Seraphic said...

Squicky is the perfect word.

Now, I imagine any of those commentators, even the ones who bellow "Girls should be more careful" would admit that the West is not and should not be Saudi Arabia, and that MEN are the ones who must take responsibility for their own responses to women. And in various places this modesty survey links to pages saying the latter.

Men can look away, or they can get over that fact that women, like men, have legs and arms and shoulders. But I think what really bothers me about that survey--and I know the guys were asked, and they answered honestly--was that the men seem to think appreciating the sight of a beautiful female leg (for example) is a Simply Terrible Thing. It was interesting how they felt about skirts tailored or tailored at the waist. They seemed to agree that that was very nice--very pretty. The waistline, therefore, as long as it is covered up, is both attractive and innocent, in their view. What, I wonder, is wrong with breasts, then, when they are nicely covered up. So you can see the shape, just as you can see the shape of a waist--what's the problem?

Appreciating beauty is not a sin. Objectifying women and judging them by how they present each body part (which this survey sort of does) seems very wrong to me. "Her breasts are too small" comes very close to "her breasts jiggle too much when she walks" for me.

But then men are different from women, and these guys were being honest and...

Still--squicky. I know how they feel about my boots (modest but gives the wrong message); I must check out how they feel about bare arms.

IA_ said...

Modest Millie,

Please accept my apology on behalf of all men for the "emotional promiscuity." You're right that it wasn't conscious or intentional, it is just that... we didn't know.

Sheila said...

I agree with Modest Millie, too. Guys can be terrible flirts sometimes! But if we believe it, that's *our* fault, whereas if they notice some body part of ours, that's our fault too. Of course we ought to dress modestly to avoid making it any harder for men than it has to be -- but if a lady in modest dress is still a temptation to a man, he is just going to have to work on that himself.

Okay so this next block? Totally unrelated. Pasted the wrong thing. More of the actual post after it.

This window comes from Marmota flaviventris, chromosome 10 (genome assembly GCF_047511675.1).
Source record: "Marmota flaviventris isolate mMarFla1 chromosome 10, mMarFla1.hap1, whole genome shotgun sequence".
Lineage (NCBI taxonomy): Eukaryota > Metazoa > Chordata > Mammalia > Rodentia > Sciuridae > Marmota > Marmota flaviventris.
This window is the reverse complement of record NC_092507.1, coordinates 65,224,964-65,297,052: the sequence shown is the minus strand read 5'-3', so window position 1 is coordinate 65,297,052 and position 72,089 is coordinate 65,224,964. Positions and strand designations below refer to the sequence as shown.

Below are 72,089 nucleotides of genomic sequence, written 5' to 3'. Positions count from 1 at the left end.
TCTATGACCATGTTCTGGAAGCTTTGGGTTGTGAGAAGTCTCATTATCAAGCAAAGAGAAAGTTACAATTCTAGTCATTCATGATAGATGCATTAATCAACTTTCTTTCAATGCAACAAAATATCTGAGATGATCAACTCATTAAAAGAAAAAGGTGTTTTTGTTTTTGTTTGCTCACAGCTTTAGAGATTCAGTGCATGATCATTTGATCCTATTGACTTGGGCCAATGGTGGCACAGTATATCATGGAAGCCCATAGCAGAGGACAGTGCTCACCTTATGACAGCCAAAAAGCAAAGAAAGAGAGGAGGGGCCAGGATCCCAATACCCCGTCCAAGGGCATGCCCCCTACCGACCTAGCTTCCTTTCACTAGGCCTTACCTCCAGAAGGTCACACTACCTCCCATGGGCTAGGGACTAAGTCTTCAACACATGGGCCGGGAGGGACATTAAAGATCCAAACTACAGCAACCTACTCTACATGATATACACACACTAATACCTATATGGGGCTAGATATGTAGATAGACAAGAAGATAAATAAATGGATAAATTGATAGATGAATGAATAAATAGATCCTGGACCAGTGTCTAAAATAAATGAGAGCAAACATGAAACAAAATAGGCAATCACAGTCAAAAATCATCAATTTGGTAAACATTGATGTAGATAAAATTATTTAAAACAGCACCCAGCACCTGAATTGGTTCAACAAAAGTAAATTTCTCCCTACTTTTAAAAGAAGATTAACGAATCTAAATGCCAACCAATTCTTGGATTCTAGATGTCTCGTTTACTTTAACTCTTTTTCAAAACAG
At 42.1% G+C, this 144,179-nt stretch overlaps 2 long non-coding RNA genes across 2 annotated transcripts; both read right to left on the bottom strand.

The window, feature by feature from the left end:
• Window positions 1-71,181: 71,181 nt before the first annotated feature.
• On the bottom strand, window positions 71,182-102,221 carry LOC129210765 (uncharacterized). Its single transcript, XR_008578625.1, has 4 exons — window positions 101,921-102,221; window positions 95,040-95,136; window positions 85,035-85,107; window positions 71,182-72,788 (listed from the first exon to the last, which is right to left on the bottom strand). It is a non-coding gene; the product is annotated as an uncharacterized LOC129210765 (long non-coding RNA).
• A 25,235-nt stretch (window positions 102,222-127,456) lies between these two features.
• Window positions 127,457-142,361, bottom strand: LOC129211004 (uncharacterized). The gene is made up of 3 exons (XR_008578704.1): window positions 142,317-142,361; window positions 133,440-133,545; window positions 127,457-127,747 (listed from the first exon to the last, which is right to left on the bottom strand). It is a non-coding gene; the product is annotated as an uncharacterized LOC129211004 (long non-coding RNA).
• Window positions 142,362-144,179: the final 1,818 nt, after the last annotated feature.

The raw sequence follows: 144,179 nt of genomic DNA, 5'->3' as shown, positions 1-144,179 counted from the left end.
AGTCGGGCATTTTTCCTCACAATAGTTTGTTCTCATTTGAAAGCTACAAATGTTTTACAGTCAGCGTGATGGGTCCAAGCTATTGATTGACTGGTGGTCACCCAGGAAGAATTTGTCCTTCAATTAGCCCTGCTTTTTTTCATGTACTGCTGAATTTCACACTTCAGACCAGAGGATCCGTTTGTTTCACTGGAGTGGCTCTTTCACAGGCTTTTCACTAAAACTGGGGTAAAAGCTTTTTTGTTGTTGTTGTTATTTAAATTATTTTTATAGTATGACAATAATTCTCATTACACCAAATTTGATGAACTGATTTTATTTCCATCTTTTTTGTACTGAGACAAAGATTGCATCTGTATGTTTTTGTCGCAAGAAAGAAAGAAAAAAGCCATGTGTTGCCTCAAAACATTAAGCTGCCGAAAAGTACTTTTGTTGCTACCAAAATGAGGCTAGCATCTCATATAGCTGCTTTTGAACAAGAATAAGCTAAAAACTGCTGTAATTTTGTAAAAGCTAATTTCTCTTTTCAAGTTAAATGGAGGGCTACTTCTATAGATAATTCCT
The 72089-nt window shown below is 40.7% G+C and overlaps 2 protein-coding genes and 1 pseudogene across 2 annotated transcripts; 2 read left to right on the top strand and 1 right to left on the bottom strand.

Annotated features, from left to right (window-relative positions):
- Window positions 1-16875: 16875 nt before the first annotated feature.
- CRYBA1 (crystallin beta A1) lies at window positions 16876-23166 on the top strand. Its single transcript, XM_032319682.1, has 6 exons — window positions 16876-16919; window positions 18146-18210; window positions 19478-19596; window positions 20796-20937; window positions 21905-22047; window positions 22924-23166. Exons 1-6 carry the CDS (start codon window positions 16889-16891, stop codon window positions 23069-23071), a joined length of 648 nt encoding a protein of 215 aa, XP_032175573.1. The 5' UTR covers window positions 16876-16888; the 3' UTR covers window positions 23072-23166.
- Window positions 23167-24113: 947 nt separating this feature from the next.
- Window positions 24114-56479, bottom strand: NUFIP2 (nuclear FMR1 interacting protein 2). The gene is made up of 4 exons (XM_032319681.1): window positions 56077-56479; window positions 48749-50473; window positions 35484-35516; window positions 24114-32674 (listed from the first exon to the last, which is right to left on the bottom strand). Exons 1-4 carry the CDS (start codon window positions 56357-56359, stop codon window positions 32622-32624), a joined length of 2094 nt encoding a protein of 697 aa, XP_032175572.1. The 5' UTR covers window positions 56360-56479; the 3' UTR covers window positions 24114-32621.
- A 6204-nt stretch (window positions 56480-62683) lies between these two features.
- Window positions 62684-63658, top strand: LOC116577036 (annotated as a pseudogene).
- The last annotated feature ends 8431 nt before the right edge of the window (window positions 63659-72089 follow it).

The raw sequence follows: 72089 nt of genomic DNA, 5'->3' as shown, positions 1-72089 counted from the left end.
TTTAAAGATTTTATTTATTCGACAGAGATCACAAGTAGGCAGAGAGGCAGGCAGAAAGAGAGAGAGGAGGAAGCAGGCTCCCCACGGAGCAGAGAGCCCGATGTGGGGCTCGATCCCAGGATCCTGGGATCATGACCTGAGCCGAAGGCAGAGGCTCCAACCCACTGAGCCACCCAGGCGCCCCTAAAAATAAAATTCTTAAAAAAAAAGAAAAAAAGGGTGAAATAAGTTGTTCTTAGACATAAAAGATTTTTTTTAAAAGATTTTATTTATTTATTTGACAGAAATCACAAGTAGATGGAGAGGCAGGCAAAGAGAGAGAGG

Alisha said...

This is a very interesting post. I agree that men are generally not taught to have much responsibility in any of these areas.

"A man can outwardly act the part of a gentleman and still be, at heart, a chauvinist pig."

Oh, is that ever true...which is why, I don't necessarily look at gestures - many Christian boys can be taught "gestures", or "appropriate dating behaviour", but if it's not rooted in something other than moralistic rules (i.e. care for the other's destiny because you recognize they are God's creation), all of that means nothing, and in fact cheapens the gesture.
I always, always look at character - for some, it will come out in very noticeable ways, in others, not.

As far as the dos and don'ts...I'm definitely guilty of some of the don'ts...but shouldn't distinctions be made - i.e. behaviour should be different if you are or are not interested in the guy or vice versa? or the type of person you are? What if you just like to bake and happen to have good guy neighbours whom you would never date in a million years?
Overall though, I agree with a lot of what is said here...and the modesty survey: ew. ew. ew. ew. I would rather spend time in the company of my crazy heathen friends who may not have the modesty I hope because they do not act like I'm constantly a potential scandal needing to be contained.

theobromophile said...

Like the idea of men taking responsibility for themselves, too. I see it as my job to not tease them with my body and to make it easier to focus on the human that I am; it's their job, in return, to focus on the human that I am and to not obsess (which is really the right word for it) about my body.

Jewellry? I heard (Miss Manners) that a lady should not accept such things from a man who is not related to her (fathers, grandfathers - usually an heirloom - are fine, boyfriends are not); an engagement ring is the one exception.

Not sure your thoughts on that.

Final question: so can girls bake brownies for boys who are their boyfriends? Miss Manners (who, before you, was my sole go-to person for all things proper and healthy) says that this is one way in which Nice Girls reciprocate for dinners, movie tickets, and all the other things that courting men pay for.

fifi said...